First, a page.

Article by Sarah Elisabeth Sawyer
Dr. Benjamin Denison was practicing medicine in Indian Territory when his wife passed. He married again, this time to full-blood Choctaw Susan Oaks. Their two sons, Harry and Hilliard, were both members of the Choctaw Nation. Hilliard, born with a cleft palate, worked for the Bureau of Indian Affairs, and Harry started his own family. His son, little Harry, was only two years old when his father tragically drowned.
Susan Oaks and her husband, Charles Denison with their sons
Harry (“Doc”) and Hilliard Denison (Girl’s name unknown.)
Little Harry, born in Idabel, Oklahoma in 1932, grew up with support and encouragement from his widowed mother. Determined to break out of poverty, he took his first job at Humpy and Amy’s Cafe when he was eight years old. He worked on asphalt roads, and followed the wheat harvest to Canada and back. He was one of those laborers known as “wheaties.”
Harry achieved his goal of going to college, following in the footsteps of his grandfather Benjamin by becoming a doctor upon graduating from Baylor College of Medicine. Harry went on to the University of Oklahoma for his residency in urology.
In high school, Harry had met Phyllis Jane Hardin. They married in his college years, and chose the small town of Denison to settle in, where Dr. Harry L. Denison was the only urologist between Oklahoma City and Dallas. He worked at Madonna hospital, the Katy (MKT railroad) hospital, and TMC (Texoma Medical Center), and also practiced medicine in Durant, Oklahoma for many years.
“He was always very proud of his Choctaw heritage,” says his daughter, Lea Denison Freemyer. “His uncle Hilliard, who worked for the Bureau of Indian affairs, helped my dad get us CDIB cards. Later in life, my dad did a Choctaw language class online. It was a very important part of who he was.”
Lea worked at his Denison office while in high school and summers in college. She witnessed how hardships in his childhood developed the work ethic he continued to show throughout his practice and his lifetime.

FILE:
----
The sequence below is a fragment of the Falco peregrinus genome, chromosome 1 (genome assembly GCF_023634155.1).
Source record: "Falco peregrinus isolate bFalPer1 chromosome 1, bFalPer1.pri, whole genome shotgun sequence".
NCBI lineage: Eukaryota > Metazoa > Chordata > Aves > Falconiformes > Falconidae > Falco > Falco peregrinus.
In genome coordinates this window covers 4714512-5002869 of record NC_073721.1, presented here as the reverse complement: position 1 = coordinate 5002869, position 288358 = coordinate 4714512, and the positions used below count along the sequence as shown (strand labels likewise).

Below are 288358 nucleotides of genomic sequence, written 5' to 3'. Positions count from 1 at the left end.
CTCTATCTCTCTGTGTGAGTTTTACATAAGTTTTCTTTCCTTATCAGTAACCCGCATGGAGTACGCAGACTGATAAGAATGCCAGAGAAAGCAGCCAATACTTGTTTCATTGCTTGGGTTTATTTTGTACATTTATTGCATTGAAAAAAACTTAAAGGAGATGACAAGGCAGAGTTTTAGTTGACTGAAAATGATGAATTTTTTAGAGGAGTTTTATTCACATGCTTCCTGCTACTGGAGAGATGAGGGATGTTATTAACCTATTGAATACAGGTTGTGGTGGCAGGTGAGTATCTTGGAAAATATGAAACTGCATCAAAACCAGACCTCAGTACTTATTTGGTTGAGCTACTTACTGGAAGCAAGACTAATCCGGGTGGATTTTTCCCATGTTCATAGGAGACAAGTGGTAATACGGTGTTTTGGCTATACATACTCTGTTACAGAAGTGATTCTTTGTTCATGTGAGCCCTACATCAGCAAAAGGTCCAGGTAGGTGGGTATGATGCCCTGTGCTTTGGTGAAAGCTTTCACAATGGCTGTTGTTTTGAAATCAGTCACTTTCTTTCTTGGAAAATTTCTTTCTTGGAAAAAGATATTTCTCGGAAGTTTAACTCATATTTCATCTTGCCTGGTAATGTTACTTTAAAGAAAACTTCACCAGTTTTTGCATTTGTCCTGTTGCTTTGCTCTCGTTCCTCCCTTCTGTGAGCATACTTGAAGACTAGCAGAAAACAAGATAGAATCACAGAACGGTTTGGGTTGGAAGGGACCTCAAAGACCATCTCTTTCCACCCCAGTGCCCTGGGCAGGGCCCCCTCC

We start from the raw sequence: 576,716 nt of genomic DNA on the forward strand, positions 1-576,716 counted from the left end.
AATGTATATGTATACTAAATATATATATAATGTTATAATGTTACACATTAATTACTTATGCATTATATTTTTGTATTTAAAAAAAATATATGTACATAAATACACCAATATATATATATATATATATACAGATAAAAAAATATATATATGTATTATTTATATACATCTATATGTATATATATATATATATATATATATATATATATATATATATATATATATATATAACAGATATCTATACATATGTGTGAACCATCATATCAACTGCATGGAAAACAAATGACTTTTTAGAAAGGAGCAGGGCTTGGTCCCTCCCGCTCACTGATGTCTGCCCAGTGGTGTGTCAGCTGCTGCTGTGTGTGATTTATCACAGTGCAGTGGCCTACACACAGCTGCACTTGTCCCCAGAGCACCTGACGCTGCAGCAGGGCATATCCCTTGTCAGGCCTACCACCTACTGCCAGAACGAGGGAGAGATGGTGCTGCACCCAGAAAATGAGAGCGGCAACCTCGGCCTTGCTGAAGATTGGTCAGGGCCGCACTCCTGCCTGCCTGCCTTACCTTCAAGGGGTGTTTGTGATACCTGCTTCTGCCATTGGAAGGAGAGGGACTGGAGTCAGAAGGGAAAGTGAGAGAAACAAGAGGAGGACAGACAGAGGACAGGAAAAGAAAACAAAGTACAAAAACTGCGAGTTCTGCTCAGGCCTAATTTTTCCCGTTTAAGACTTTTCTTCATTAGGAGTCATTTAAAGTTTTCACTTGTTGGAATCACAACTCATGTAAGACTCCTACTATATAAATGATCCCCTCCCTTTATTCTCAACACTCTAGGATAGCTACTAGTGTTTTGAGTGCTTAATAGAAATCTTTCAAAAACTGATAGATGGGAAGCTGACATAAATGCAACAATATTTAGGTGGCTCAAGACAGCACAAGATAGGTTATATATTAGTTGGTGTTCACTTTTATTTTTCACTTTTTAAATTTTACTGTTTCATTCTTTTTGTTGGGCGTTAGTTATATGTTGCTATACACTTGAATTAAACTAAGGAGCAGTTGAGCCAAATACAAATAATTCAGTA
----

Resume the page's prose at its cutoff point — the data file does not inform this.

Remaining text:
In the 1980s, when Reba McEntire came to Denison to raise money for Reba’s Ranch House, Lea’s parents looked forward to the event every year with dinner under the tent.
Dr. Harry Denison passed unexpectedly in Lea’s home, five years after his wife Phyllis’s passing. Lea and her brothers wanted to honor their memory and contacted Reba’s Ranch House about instituting the Granny and Doc Playground, as the couple was fondly called by their grandchildren. In 2017, Lea and her brothers contributed the initial funds for the playground.
“A playground on site allows a guest and their children to be outside in a protected area to work out some of their stress through play,” says Marilyn Bice, director of Reba’s Ranch House. “It is a small way for us to protect our children’s future mental health.”
From a medical practice in Indian Territory during the 19th century, through the 20th century in the states of Texas and the newly formed Oklahoma, to the 21st century with Lea’s son, Dr. Benjamin Denison Freemyer, this family works hard for the health of people in their communities. The Granny and Doc Playground continues that legacy.
Enjoy this special video of the new playground!